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Haiti: ‘I spent all day hiding under my bed. They spent all day shooting’

Food security caught in the crossfire as people reel from gang violence alongside rising prices, climate shocks and the Ukraine-crisis ripple effect
, Theresa Piorr
VIDEO: Click above to watch WFP Haiti Country Director Jean-Martin Bauer reporting on thinking out of the box to ensure access

When Christina woke up after hearing gunshots at 5am on a Monday in May, she decided to hide under her bed to try and keep herself and her unborn baby safe. 

“I lay flat on my stomach even though I was pregnant,” she says. “I spent all day hiding under my bed. They spent all day shooting.”

We meet at a World Food Programme (WFP) emergency hot-meal distribution hub in Tabarre, a commune of Port-au-Prince, where gang violence has forced thousands of people to abandon homes over the past two months.

A woman wearing a beanie stares into the camera
Christina fled her home under gunfire but made it to safety in Tabarre, Port-au-Prince, where she receives hot meals from WFP. Photo: WFP/Theresa Piorr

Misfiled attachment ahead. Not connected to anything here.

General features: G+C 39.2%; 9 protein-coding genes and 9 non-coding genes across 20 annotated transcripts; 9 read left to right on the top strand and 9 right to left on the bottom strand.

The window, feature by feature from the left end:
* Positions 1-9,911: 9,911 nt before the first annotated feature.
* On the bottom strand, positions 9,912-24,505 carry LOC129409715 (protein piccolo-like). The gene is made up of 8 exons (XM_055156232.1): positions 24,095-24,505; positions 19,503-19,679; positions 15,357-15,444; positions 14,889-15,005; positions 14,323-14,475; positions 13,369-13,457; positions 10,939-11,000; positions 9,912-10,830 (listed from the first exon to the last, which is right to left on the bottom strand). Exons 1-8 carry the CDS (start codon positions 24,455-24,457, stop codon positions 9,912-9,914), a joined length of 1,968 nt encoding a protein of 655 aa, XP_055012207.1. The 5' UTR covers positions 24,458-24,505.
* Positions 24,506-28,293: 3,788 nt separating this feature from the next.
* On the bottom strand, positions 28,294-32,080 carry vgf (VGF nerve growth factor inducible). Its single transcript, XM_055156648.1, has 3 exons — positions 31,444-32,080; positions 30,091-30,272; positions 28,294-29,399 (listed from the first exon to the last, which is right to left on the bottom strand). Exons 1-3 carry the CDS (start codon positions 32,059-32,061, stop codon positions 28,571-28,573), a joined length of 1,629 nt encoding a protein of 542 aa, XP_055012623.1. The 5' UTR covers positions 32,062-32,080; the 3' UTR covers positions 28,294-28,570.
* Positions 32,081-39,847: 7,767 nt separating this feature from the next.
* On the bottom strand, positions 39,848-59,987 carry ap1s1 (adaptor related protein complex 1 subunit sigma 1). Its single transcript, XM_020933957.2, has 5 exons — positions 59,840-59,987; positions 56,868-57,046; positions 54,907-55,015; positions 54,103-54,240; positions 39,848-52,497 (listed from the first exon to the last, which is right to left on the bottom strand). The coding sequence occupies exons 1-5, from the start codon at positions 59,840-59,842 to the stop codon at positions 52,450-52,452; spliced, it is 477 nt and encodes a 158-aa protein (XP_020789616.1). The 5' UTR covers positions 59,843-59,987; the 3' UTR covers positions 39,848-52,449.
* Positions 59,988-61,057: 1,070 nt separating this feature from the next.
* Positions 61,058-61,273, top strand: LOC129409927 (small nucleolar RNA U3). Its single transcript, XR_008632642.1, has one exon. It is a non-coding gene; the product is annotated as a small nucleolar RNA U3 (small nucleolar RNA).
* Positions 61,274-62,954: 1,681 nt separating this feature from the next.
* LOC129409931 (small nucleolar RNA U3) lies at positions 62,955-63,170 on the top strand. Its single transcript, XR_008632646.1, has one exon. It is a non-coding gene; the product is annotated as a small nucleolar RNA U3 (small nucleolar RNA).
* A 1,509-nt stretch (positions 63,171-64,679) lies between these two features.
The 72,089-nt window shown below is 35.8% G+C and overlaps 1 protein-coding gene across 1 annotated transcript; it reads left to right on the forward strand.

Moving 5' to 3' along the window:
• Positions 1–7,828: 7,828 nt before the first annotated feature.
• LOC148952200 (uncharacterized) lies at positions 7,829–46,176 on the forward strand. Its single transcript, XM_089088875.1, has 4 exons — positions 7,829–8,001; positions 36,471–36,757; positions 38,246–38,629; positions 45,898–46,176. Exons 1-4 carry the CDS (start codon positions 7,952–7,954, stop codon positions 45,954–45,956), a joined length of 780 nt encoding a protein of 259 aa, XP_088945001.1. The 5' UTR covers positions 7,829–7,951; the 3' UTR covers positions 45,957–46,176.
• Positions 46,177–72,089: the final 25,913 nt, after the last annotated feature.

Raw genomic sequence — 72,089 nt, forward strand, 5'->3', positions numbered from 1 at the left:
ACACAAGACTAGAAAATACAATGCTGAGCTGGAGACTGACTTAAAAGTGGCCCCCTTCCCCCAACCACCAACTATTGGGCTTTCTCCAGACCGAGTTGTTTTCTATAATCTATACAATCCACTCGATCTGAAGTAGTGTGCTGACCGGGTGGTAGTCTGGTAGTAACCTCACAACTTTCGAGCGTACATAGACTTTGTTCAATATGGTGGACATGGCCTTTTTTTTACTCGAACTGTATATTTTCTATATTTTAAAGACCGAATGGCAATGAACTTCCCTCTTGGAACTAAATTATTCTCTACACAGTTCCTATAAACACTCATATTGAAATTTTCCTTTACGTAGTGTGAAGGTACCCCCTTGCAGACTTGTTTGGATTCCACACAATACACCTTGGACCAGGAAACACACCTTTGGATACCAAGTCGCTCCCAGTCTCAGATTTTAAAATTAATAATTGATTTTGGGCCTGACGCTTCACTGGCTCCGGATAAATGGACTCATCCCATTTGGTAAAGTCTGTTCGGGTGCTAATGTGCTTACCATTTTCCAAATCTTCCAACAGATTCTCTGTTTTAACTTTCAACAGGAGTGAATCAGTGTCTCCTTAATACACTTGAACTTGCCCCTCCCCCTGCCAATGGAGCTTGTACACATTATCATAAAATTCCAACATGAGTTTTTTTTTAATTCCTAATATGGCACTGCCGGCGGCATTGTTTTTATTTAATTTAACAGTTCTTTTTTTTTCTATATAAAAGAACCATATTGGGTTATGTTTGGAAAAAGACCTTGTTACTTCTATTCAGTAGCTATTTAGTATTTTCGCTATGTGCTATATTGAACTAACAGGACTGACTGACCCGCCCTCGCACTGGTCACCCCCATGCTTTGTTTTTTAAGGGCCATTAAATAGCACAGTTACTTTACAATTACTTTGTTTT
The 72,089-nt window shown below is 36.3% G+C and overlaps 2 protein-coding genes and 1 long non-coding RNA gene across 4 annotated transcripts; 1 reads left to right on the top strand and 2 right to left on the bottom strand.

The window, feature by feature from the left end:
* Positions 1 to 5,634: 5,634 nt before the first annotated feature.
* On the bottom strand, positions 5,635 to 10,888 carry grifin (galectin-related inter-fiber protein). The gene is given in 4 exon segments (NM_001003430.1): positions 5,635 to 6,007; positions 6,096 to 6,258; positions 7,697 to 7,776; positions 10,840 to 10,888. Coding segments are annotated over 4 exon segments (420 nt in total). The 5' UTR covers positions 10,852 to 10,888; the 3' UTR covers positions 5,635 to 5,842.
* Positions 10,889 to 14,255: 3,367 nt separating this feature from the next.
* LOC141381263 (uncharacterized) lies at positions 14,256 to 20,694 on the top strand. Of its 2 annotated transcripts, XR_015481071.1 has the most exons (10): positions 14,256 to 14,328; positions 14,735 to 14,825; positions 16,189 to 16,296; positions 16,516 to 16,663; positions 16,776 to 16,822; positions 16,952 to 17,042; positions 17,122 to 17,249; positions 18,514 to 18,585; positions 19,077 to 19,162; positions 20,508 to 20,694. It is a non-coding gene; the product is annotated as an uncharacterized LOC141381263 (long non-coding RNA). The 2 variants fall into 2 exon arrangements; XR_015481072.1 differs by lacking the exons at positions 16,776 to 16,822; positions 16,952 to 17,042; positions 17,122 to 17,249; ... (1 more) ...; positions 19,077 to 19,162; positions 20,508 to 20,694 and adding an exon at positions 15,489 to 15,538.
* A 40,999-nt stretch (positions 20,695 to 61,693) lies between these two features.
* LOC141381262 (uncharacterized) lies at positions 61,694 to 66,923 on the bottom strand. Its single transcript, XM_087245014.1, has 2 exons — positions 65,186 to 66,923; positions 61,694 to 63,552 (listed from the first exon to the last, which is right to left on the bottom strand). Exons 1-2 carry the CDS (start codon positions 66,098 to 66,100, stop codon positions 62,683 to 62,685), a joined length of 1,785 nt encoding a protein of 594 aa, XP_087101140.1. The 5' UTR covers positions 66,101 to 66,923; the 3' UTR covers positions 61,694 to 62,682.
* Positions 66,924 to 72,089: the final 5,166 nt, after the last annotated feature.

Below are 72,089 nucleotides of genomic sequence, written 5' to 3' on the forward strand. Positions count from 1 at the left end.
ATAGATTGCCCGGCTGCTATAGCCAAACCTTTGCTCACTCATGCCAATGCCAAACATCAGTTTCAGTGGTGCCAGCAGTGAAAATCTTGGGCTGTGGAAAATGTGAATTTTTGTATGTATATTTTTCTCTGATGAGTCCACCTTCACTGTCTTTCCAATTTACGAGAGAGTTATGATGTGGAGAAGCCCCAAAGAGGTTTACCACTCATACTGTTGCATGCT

Livelihoods are caught in the crossfire across Haiti as violence restricts access to the capital: 1.3 million Haitians are at risk of severe hunger – level 4 on the Integrated Food Phase Classification, the global standard for measuring food insecurity; 4.5 million are at risk of hunger at level 3+, nearly half the population. 

The complete blockage of the road leading to the southern peninsula, for a year now, has cut off 3.8 million people living in the departments south of Port-au-Prince.

“There are refugees scattered everywhere, especially in public places,” says Michel Jean Baptiste, an officer from Haiti’s Civil Protection Directorate.

WFP has assisted more than 62,000 people with emergency assistance in the metropolitan areas this year, with over US$4.1 million in cash assistance. It plans to assist a further 145,000 in the coming months. Since mid-May, WFP has provided 44,000 hot meals to families who have been displaced by gang violence. Additional emergency cash assistance for 4,500 people is set to start this month.

In spite of the gunfire, Christina made for the door. “It was the exact moment I left that they set my house on fire,” she says. “The stores were closed, we couldn't find water. We couldn't eat, we couldn't drink. The situation was very serious, they shot a lot. People helped me in a community centre in Clercine.”

With ongoing political instability, nearly a year after the devastating 7.2 magnitude earthquake that struck the country on 14 August, Haiti is in a highly unstable situation. 

“Large parts of the population have been cut off from the economic heart of the country,” says Jean-Martin Bauer, WFP's Country Director for Haiti. “We are seeing hunger rise significantly in the capital and south of the country, with Port-au-Prince being the hardest hit. This comes at a time when Haiti is already dealing with the effects of COVID-19, recent natural disasters, high inflation, and rising costs as a ripple effect of the conflict in Ukraine.”